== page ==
Epoxy surfboards started to become popular in the 1990's. Prior to that for the last 40 or so years, traditional fiberglass surfboards were what the masses surfed with. As with anything new there have been many discussions over the benefits and downsides of an epoxy surfboard. For those of you considering purchasing a new surfboard here are some points to consider.
This is a basic fin cluster overview for any surfer that has questions about types of fin setups and what each cluster is aiming for. With the exception of the Twin/Keel fin (yet), all of these fin setups have a home under our roof.
Compared to when the fish surfboards were first designed in the 1970's, there are now many sizes to choose from. There are now fish surfboards out there that are up to 8 foot long.What's style suits you best? Before purchasing your fish surfboard there are a few things to keep in mind...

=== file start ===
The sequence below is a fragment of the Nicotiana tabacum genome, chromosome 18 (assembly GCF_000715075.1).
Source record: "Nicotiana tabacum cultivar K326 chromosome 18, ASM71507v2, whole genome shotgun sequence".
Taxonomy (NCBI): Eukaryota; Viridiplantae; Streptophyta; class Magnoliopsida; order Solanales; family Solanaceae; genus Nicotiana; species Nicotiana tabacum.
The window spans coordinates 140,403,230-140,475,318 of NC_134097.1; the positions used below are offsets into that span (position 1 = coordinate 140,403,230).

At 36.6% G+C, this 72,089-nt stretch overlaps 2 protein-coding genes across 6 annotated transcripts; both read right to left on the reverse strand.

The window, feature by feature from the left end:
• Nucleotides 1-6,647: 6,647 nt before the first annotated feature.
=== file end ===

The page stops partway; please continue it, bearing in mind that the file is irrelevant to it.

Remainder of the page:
So you've come to a point in your surfing where you're ready for a little more maneuverability but not ready to make the jump to a shortboard (by the way, that's the vast majority of you that have never surfed anything other than a longboard). But what do you switch to?
Lets say you recently purchased a surfboard or maybe you’ve been surfing for a little while but you just go, regardless of what the waves look like. A tool that can immediately affect the quality of your experience is knowing what factors play into wave conditions.
Longboards are the catch-all board for young and old, new and experienced. Some of the salty loggers you see at your local point break have never put anything shorter than 9'0" under their feet. There's a perfectly good reason for that; their motto is "no wave left behind."